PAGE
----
The House of the Dead

by Fyodor Dostoevsky

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Last Updated September 5, 2023.

Now take a man of heart, of cultivated mind, and of delicate conscience. What he feels kills him more certainly than the material punishment. The judgment which he himself pronounces on his crime is more pitiless than that of the most severe tribunal, the most Draconian law. He lives by the side of another convict, who has not once reflected on the murder he is expiating, during the whole time of his sojourn in the convict prison. He, perhaps, even considers himself innocent. Are there not, also, poor devils who commit crimes in order to be sent to hard labour, and thus to escape the liberty which is much more painful than confinement? A man's life is miserable, he has never, perhaps, been able to satisfy his hunger. He is worked to death in order to enrich his master. In the convict prison his work will be less severe, less crushing. He will eat as much as he wants, better than he could ever have hoped to eat, had he remained free.

Aleksandr, the narrator based loosely on Dostoyevsky, himself, ruminates on the different types of prisoners in the Siberian labor camp. In the quote above, he distinguishes between prisoners like himself, from a higher class of society, who are likely to feel acute guilt over their crimes, and those from the lower classes. He indicts Russian society as a whole when he says lower class people are sometimes treated better in the labor camps than while free, because, at least in prison, they are well fed. Aleksandr will also note that the men can find friendships in the camp that they might not find in ordinary life. Strangely, incarceration seems to be an opportunity for those maligned individuals left at the margins of Russian society.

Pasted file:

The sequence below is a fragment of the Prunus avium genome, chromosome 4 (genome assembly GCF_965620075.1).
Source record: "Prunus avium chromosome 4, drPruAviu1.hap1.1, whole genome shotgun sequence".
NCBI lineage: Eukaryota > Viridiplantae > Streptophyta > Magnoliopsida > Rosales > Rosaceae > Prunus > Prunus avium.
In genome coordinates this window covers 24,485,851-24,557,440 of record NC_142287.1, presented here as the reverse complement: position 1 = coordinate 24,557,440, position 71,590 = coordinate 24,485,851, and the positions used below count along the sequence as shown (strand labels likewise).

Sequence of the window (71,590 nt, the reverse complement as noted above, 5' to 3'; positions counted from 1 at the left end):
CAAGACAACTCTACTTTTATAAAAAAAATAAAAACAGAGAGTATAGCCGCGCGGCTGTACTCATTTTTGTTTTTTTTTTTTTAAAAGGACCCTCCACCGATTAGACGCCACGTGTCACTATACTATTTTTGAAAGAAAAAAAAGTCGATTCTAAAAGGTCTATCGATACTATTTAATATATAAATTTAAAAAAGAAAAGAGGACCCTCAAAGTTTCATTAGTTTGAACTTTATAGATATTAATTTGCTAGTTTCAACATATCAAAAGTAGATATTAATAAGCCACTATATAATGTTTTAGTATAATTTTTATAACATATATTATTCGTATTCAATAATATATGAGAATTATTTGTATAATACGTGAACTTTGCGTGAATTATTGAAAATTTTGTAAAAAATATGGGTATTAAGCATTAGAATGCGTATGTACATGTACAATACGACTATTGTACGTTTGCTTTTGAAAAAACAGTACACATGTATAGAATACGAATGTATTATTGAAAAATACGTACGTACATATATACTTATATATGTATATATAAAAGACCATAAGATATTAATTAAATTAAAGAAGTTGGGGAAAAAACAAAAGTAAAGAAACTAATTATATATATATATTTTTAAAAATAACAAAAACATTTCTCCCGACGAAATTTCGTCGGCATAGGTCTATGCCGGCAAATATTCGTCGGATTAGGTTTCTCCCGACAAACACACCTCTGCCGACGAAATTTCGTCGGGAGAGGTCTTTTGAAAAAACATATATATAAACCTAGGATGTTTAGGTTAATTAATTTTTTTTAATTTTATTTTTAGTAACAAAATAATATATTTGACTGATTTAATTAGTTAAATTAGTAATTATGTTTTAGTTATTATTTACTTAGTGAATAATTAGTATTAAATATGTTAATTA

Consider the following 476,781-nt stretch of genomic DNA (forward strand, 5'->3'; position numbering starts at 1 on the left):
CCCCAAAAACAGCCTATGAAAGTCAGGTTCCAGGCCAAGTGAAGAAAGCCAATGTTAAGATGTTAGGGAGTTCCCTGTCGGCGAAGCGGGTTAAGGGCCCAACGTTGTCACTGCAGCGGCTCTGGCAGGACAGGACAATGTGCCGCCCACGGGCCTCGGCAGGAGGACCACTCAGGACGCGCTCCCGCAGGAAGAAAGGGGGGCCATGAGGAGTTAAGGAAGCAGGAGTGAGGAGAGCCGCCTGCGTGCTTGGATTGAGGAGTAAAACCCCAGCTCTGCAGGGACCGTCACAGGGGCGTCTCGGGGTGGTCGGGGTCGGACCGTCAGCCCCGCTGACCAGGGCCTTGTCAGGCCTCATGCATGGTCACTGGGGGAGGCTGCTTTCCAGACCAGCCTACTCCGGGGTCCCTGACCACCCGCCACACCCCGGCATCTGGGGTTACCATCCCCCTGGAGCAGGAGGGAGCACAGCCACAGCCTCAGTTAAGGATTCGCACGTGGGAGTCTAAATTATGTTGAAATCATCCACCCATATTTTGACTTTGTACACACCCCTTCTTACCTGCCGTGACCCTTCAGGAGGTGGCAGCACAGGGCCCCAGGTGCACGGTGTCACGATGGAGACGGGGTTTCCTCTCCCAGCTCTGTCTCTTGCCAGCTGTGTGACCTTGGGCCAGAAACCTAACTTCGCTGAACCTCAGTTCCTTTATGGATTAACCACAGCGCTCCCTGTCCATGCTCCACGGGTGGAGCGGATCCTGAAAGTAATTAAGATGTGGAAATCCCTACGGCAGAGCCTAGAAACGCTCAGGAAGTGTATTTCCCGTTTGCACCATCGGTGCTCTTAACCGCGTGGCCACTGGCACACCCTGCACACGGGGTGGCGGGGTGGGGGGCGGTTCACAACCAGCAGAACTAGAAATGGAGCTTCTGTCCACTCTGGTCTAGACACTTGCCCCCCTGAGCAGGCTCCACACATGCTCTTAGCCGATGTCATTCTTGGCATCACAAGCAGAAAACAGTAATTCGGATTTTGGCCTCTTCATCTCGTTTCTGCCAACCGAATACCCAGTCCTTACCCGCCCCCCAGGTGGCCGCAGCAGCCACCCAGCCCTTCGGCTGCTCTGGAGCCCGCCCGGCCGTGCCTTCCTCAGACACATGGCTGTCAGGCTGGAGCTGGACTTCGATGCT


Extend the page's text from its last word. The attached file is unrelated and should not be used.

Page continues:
Whoever has experienced the power and the unrestrained ability to humiliate another human being automatically loses his own sensations. Tyranny is a habit, it has its own organic life, it develops finally into a disease. The habit can kill and coarsen the very best man or woman to the level of a beast.

However, incarceration is also an environment capable of breeding bestial and sadistic behavior. Hierarchies of power between guards, prisoners, and guards and prisoners reveal the dehumanizing violence that so often emerges when one person is given too much authority over another or set of others. Indeed, Aleksandr warns of the damaging effects of such power on those who wield it; indeed, power corrupts, and it leaves the prison guards severely marred. But it is not only the guards who are harmed; no, the prisoners are irrevocably altered by their incarceration:

I once saw a convict who had been twenty years in prison and was being released take leave of his fellow prisoners. There were men who remembered his first coming into prison, when he was young, careless, heedless of his crime and his punishment. He went out a grey-headed, elderly man, with a sad sullen face. He walked in silence through our six barrack-rooms. As he entered each room he prayed to the ikons, and then bowing low to his fellow prisoners he asked them not to remember evil against him.

While some prisoners have been reduced to little more than beasts by their imprisonment, other prisoners have coped in remarkable ways with their situation. Just because some survived with their moral sense and sanity, Aleksandr in no way permits the depravity and savagery of life in such prisons. He calls incarceration and the violence that follows an “ulcer,” explaining:

In short, the right given to one man to inflict corporal punishment on another is one of the ulcers of society, one of the most powerful destructive agents of every germ and every budding attempt at civilization, the fundamental cause of its certain and irretrievable destruction.

In the above quote, Aleksandr is frank and unsparing, indicting a dehumanizing system that uses violence as a main means of control. He is eyewitness to the way the very severe corporal punishment in the camp coarsens human life.

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